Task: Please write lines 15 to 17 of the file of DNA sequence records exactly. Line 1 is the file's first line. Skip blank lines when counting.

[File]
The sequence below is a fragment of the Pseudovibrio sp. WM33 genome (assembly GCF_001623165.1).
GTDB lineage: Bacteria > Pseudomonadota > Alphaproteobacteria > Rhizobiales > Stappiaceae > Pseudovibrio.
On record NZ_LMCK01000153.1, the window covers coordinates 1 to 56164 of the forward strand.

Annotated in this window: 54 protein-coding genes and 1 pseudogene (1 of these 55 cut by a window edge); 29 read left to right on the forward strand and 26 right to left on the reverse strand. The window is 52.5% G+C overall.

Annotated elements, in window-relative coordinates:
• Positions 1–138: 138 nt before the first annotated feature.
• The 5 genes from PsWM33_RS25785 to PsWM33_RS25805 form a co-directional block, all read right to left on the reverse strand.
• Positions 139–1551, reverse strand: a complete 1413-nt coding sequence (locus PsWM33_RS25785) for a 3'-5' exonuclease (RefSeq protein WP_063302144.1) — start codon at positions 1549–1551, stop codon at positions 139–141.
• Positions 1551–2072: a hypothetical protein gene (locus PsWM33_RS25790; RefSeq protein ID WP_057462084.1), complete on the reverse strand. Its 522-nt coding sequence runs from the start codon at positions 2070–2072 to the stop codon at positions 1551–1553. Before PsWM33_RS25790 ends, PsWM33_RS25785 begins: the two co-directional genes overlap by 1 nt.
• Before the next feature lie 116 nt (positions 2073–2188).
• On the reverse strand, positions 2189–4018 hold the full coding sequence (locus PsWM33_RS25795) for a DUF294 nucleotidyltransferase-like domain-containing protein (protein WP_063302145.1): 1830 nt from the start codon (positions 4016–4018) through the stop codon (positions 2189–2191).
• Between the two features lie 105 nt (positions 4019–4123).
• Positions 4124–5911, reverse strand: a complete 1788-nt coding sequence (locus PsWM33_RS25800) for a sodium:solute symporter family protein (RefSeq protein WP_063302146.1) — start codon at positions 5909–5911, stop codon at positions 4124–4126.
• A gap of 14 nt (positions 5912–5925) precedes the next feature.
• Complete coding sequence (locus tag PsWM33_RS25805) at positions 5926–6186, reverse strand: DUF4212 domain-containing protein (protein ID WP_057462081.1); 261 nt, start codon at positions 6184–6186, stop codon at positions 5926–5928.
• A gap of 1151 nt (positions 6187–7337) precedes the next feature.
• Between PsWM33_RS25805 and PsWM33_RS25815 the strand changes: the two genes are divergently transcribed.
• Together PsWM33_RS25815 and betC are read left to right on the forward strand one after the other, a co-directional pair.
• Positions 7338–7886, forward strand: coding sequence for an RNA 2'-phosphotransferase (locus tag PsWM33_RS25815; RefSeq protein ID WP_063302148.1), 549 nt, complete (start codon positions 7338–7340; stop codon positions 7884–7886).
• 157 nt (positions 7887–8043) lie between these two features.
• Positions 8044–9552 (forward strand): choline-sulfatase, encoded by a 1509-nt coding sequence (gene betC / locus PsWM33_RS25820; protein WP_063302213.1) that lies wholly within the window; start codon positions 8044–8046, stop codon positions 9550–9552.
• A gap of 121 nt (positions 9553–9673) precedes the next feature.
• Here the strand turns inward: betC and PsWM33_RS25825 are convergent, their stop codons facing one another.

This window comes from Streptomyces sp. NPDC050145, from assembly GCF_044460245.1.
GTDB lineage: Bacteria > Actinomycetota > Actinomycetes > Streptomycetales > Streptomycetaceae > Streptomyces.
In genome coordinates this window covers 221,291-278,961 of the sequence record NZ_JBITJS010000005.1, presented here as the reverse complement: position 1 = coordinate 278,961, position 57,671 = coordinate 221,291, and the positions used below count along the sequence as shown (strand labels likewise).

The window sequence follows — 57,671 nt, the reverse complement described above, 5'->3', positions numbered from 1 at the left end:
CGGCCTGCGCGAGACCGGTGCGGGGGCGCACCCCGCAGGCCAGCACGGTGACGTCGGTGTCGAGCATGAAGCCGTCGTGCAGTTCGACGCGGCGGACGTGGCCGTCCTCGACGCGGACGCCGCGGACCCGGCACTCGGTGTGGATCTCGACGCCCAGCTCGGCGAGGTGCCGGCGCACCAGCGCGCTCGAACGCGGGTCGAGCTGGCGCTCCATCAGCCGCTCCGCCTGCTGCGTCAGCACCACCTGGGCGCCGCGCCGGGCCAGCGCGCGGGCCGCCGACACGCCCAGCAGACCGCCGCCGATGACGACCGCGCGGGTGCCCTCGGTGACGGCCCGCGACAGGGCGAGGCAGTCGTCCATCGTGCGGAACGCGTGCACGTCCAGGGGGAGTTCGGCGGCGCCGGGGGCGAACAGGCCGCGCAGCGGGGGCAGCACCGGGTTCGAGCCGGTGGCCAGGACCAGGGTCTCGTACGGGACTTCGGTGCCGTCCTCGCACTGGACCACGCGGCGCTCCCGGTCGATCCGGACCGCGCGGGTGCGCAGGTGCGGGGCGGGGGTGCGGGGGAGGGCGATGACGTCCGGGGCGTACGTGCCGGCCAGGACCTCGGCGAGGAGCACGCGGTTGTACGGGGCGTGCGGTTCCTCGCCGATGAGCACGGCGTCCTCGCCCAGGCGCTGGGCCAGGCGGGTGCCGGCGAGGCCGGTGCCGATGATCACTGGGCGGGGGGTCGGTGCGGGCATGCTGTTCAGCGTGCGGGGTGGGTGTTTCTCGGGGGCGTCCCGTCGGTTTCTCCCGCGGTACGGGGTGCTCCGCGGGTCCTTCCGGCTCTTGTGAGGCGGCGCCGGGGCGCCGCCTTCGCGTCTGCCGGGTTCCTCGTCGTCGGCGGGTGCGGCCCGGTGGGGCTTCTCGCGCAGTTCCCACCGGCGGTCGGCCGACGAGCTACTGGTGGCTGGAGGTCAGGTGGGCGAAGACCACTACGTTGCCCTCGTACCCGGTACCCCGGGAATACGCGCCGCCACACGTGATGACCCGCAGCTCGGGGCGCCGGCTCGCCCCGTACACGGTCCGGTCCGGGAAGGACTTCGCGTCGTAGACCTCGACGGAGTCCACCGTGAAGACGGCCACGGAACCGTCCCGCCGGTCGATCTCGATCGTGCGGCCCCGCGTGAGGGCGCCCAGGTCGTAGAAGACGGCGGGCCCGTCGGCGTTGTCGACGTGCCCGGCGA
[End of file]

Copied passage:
• Complete coding sequence (locus tag PsWM33_RS25805) at positions 5926–6186, reverse strand: DUF4212 domain-containing protein (protein ID WP_057462081.1); 261 nt, start codon at positions 6184–6186, stop codon at positions 5926–5928.
• A gap of 1151 nt (positions 6187–7337) precedes the next feature.
• Between PsWM33_RS25805 and PsWM33_RS25815 the strand changes: the two genes are divergently transcribed.